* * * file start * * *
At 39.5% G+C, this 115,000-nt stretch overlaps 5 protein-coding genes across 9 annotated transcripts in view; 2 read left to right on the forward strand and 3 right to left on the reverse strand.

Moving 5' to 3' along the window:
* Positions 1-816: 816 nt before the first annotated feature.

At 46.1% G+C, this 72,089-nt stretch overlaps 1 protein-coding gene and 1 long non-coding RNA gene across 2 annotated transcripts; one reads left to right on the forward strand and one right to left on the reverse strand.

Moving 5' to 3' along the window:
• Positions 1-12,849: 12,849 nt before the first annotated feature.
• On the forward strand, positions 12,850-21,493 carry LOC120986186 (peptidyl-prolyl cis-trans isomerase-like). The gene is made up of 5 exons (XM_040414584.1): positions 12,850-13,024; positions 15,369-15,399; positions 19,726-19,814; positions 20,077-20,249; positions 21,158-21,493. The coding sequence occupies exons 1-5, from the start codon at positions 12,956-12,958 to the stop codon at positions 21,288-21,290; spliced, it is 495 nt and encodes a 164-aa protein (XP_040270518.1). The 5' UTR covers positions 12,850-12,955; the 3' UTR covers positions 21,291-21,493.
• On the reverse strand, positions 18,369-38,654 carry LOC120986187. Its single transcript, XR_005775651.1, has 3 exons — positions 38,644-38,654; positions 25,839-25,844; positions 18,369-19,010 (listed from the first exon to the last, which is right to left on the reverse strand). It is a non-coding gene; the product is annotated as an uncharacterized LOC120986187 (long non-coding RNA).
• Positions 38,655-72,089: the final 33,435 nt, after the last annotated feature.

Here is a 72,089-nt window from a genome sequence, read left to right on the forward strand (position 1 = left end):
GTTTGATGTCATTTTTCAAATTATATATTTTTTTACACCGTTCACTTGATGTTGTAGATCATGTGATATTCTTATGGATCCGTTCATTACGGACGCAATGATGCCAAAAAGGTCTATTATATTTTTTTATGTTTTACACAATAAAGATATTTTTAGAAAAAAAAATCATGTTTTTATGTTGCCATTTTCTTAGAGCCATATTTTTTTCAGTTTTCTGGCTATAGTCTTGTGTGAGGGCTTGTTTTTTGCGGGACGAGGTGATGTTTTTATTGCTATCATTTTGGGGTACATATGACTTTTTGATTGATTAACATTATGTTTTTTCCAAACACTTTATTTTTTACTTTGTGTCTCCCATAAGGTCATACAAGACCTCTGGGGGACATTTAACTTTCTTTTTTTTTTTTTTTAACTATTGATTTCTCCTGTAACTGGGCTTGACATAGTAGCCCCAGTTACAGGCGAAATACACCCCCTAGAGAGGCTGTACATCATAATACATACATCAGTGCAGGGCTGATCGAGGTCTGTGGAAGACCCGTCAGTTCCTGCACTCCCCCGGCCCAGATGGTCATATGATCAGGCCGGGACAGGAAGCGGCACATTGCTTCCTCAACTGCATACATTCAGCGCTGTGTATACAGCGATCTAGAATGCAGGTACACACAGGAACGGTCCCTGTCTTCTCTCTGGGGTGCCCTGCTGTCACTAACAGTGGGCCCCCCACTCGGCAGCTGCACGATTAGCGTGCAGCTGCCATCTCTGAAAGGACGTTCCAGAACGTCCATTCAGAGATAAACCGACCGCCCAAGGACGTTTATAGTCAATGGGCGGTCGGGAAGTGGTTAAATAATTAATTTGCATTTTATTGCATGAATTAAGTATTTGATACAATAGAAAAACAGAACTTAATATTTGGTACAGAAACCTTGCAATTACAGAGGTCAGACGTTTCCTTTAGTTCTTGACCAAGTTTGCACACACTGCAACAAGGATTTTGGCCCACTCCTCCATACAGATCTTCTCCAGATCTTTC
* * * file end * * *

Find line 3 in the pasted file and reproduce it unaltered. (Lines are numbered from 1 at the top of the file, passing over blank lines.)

* Positions 1-816: 816 nt before the first annotated feature.